Historical nonfiction treat

Once Upon a Town: the Miracle of the North Platte Canteen

by Bob Greene

Written in 2002, this is a portrait of the North Platte Canteen in North Platte, Nebraska. From December 17, 1941 until the end of World War II more than six million GIs traveling in troop trains stopped in North Platte on their way to the Pacific coast. In this small city of 12,000, the young men and women were welcomed, thanked, and treated to a feast. There they enjoyed coffee, home-cooked food, and friendly conversation.

From 1941 until the canteen closed, 55,000 volunteers from 125 different towns, some 200 miles away, gave both food and time to make sure not one of these trains were missed and that each soldier was fed. Given the shortages and rationing at the time, it was a miracle. (The only federal funding received was a $5.00 bill from President Roosevelt. He had heard about the Canteen and wanted to help.)

The original idea for the Canteen came from Rae Wilson, a young salesperson at the local drugstore. The citizens of North Platte were expecting Company D.134th Infantry of the local National Guard unit to pass through the town on the way to the Pacific Coast on Christmas Day 1941. That day there was a Company D that came through, but it was a Kansas unit of the National Guard. The community shared what they had with those soldiers and decided to make it their mission to welcome all GI’s that passed through.

For more information you will want to take a look at the following website.


My Top Ten in 2022

The Book Woman’s Daughter by Kim Michele Richardson

Bestselling historical fiction author Kim Michele Richardson is back with the perfect book club read following Honey Lovett, the daughter of the beloved Troublesome book woman, who must fight for her own independence with the help of the women who guide her and the books that set her free.

The Diamond Eye by Kate Quinn

Known as Lady Death – a lethal hunter of Nazis, Mila Pavlichenko, sent to America on a goodwill tour, forms an unexpected friendship with First Lady Eleanor Roosevelt and a connection with a silent fellow sniper, offering her a chance at happiness until her past returns with a vengeance.

The Last Mona Lisa by Jonathan Santlofer

From award-winning crime writer and celebrated artist Jonathan Santlofer comes an enthralling tale about the 1911 theft of the Mona Lisa from the Louvre, the forgeries that appeared in its wake, and the present-day underbelly of the art world.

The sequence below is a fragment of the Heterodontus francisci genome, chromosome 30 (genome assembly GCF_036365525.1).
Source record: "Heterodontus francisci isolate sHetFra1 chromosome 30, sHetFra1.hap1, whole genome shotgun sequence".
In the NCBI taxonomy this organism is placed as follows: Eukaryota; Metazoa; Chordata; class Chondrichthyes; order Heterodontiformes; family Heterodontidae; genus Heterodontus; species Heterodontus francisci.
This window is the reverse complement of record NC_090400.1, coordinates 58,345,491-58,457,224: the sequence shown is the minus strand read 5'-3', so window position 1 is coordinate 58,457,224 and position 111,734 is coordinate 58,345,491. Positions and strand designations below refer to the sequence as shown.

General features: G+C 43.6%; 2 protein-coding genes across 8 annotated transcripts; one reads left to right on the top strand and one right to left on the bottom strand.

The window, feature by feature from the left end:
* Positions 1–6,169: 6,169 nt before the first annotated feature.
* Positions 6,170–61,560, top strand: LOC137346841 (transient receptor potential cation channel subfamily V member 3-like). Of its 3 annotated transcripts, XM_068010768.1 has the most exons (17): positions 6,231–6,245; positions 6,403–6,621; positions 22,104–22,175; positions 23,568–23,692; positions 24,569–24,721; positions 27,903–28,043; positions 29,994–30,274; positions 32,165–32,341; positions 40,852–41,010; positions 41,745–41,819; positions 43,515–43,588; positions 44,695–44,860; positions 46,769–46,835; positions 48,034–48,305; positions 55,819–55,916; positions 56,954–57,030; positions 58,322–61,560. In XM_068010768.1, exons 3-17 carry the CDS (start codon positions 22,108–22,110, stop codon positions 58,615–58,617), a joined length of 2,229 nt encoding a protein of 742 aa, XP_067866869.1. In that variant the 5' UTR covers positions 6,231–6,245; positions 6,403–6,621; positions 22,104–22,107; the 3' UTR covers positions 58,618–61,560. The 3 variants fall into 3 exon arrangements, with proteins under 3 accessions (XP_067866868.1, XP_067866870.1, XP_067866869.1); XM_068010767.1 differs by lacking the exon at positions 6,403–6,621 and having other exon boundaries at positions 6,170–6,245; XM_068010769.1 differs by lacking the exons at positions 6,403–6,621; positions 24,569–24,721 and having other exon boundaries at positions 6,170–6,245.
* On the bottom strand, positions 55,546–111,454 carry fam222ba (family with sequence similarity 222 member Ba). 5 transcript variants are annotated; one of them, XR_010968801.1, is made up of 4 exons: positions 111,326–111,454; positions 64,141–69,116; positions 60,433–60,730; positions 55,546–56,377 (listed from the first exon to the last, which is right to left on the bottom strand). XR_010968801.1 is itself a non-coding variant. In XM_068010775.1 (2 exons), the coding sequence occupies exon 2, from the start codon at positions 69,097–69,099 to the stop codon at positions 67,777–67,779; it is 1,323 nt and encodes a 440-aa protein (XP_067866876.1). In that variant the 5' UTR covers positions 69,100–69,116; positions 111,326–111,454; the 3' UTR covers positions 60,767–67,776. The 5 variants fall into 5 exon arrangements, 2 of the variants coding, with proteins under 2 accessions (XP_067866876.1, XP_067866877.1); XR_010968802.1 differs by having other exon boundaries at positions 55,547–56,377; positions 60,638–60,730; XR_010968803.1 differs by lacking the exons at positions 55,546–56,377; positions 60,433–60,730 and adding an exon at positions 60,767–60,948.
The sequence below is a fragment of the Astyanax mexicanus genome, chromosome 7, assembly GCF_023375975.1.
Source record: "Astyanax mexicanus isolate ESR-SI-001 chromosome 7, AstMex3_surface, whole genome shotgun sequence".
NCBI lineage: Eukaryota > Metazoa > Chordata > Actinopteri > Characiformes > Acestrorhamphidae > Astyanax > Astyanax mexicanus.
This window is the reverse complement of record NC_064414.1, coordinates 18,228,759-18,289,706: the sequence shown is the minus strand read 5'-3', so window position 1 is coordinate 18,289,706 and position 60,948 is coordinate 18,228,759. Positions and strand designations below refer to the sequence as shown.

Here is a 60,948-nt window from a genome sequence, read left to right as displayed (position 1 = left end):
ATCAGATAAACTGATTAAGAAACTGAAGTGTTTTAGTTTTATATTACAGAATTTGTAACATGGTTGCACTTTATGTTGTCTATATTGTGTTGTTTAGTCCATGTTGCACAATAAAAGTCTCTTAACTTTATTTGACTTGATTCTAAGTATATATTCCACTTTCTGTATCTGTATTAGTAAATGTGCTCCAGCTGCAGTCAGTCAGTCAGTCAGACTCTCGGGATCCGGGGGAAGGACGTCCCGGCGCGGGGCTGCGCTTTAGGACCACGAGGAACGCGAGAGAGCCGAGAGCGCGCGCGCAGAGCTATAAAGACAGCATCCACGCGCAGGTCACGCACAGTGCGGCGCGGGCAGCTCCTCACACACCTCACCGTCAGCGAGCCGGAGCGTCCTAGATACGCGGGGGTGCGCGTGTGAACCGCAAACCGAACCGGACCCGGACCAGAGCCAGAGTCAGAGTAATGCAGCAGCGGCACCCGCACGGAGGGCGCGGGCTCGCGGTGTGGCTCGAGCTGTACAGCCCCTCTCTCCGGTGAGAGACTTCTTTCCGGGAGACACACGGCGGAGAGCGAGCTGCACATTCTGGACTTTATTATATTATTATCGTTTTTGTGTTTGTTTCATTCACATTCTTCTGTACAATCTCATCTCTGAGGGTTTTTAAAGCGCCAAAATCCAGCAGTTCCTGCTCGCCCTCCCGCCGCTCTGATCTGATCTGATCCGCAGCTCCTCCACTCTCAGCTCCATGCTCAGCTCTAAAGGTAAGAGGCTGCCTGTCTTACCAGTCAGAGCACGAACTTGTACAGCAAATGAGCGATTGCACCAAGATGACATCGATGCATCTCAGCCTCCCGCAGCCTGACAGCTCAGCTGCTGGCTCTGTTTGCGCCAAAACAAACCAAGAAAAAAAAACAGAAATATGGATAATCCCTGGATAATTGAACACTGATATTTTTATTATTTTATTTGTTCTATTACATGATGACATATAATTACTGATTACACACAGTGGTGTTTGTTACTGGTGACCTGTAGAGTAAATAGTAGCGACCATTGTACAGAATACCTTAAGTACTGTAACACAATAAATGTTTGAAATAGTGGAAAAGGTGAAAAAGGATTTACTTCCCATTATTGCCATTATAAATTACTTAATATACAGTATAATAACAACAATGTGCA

Love & Saffron by Kim Fay

When 27-year-old Joan Bergstrom sends a fan letter – as well as a gift of saffron – to 59-year-old food writer Imogen Fortier, so begins an enduring friendship that sustains them through the Cuban Missile Crisis, the assassination of President Kennedy and the unexpected in their own lives.

Marrying the Ketchups by Jennifer Close

When Bud, the founder of JP Sullivan’s, drops dead, everyone in the Sullivan family finds themselves doubting all they hold dear, in this comedy of manners about three generations of a Chicago restaurant family and the deep-fried love that feeds them.

Right Sort of Man by Allison Montclair

Organizing a matchmaking business together in spite of their differences, two women from 1946 London find their promising company endangered when one of their clients is arrested for the murder of another.

Switchboard Soldiers by Jennifer Chiaverini

In 1917, Grace Banker from N.J., Marie Moissec from France, and Valerie DeSmedt, originally from Belgium, are recruited as a telephone operators, aka switchboard solders, to help American forces communicate between troops as bombs fell around them.

The Wedding Dress Sewing Circle by Jennifer Ryan

After losing everything in the London Blitz, renowned fashion designer Cressida Westcott heads to the country where she inspires a local village sewing group to mend wedding dresses for both local brides and brides across the county, helping others celebrate love while searching for it themselves.

West with Giraffes by Lynda Ruttledge

Inspired by true events, this part adventure, part historical saga and part coming-of-age love story follows Woodrow Wilson Nickel as he recalls his journey in 1938 to deliver Southern California’s first giraffes to the San Diego Zoo.

Wild Irish Rose by Rhys Bowen